Session 2: Typology
In this first session, we talk about "typology", how it is a big deal, and is something we have to constantly guard against.
- Play: Session 2 Video
Typology is a big deal, and it is something we have to constantly guard against. We use this term rather flippantly, and I'm not sure we really know what we're saying when we use it.
First, some definitions:
Allegory: “A narrative which uses symbolic figures and actions to suggest hidden meanings behind the literal words of the text.”
- Example from Augustine.
- Surely this is an abuse of the text...not something we'd want to emulate. Why? Because this is suggesting that this was part of the author's intention, which the NT does not seem to suggest.
Symbol: a historical event or fact that can be seen as a source of moral, spiritual or theological truth. Thus, the Statue of Liberty is a symbol of freedom.
Typology: people, moments, or offices within the Old Testament that correspond to people, moments or offices later in the Old Testament or New Testament which, when looking back, seem to suggest that they are both prophetic and pointing forward in some way.
So, if we suspect something is a type, we run it through our criteria. The type must:
- Occur in history.
- Look forward.
- Develop in later revelation.
A Test Case: John 19:36
Now, let's take a look at John 19:36. Where is this from? Exod 12:46. Let's talk through this. At first, it seems to be blatant disregard for context, right?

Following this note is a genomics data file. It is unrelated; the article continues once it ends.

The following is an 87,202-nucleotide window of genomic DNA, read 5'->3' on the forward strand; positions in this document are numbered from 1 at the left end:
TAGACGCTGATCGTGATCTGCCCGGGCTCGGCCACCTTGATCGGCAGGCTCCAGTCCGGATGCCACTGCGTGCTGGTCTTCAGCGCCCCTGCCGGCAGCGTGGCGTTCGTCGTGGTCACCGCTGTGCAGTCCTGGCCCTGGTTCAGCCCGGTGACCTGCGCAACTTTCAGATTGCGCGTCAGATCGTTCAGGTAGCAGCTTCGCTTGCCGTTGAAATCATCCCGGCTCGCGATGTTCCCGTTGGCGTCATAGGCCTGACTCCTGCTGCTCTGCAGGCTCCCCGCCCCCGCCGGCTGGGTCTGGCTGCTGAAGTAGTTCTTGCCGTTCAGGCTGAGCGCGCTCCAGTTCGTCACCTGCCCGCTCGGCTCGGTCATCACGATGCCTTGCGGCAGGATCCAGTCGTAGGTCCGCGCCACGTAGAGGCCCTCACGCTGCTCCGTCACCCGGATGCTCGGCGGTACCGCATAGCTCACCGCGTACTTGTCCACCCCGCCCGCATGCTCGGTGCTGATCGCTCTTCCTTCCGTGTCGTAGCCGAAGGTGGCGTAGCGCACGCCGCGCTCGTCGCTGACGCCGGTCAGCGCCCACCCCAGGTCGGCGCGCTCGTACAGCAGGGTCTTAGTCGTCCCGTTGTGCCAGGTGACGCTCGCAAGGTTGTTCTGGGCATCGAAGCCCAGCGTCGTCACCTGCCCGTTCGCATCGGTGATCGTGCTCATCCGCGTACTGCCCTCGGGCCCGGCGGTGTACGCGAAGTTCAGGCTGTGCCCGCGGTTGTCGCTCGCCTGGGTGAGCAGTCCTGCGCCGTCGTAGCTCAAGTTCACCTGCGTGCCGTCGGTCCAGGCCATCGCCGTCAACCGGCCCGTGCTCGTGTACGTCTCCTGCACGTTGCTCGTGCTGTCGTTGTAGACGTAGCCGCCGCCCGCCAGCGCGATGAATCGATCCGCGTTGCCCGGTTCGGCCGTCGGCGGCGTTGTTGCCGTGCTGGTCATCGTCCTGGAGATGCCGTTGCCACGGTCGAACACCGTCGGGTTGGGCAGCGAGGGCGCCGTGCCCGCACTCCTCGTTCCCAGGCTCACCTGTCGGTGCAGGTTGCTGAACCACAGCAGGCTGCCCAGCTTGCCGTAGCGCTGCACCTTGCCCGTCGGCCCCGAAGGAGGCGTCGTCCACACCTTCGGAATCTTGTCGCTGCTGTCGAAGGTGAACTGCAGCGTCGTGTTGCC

- Now, does John 19:36 fit our criteria? Remember, we are using OLD as our characteristics.
- Occur in history? Yes; Exodus is a key piece in history.
- Look forward? Yes; this very celebration became a yearly feast.
- Develop in later revelation? Ps 34:20 seems to prove that. Also, John clearly saw this as a type.
So then, Jesus dies as the Passover sacrifice (John 19:14 may be a reference to preparation for a Jewish public Passover, different from the one he ate with his disciples), and John is saying that he represents the innocent suffering of God's people, even of Israel, throughout history. And, the whole Passover celebration throughout history looked toward this moment, when God would use an unblemished lamb as a sacrifice on behalf of the others.
So, then, the picture we get here is one of indirect fulfillment...it is not a direct correspondence, but there is definitely a sense in which what happens in the past points forward to the future.
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